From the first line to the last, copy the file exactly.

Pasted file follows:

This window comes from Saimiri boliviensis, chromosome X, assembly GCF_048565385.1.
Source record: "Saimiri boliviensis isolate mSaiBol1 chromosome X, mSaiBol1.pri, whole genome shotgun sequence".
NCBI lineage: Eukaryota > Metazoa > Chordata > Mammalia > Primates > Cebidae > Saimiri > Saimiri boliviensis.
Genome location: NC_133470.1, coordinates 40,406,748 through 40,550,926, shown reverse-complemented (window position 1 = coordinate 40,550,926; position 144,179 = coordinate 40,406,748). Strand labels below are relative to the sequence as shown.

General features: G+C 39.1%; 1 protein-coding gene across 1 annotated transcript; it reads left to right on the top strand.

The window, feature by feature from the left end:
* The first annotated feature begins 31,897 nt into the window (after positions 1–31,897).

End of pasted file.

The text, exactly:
This window comes from Saimiri boliviensis, chromosome X, assembly GCF_048565385.1.
Source record: "Saimiri boliviensis isolate mSaiBol1 chromosome X, mSaiBol1.pri, whole genome shotgun sequence".
NCBI lineage: Eukaryota > Metazoa > Chordata > Mammalia > Primates > Cebidae > Saimiri > Saimiri boliviensis.
Genome location: NC_133470.1, coordinates 40,406,748 through 40,550,926, shown reverse-complemented (window position 1 = coordinate 40,550,926; position 144,179 = coordinate 40,406,748). Strand labels below are relative to the sequence as shown.

General features: G+C 39.1%; 1 protein-coding gene across 1 annotated transcript; it reads left to right on the top strand.

The window, feature by feature from the left end:
* The first annotated feature begins 31,897 nt into the window (after positions 1–31,897).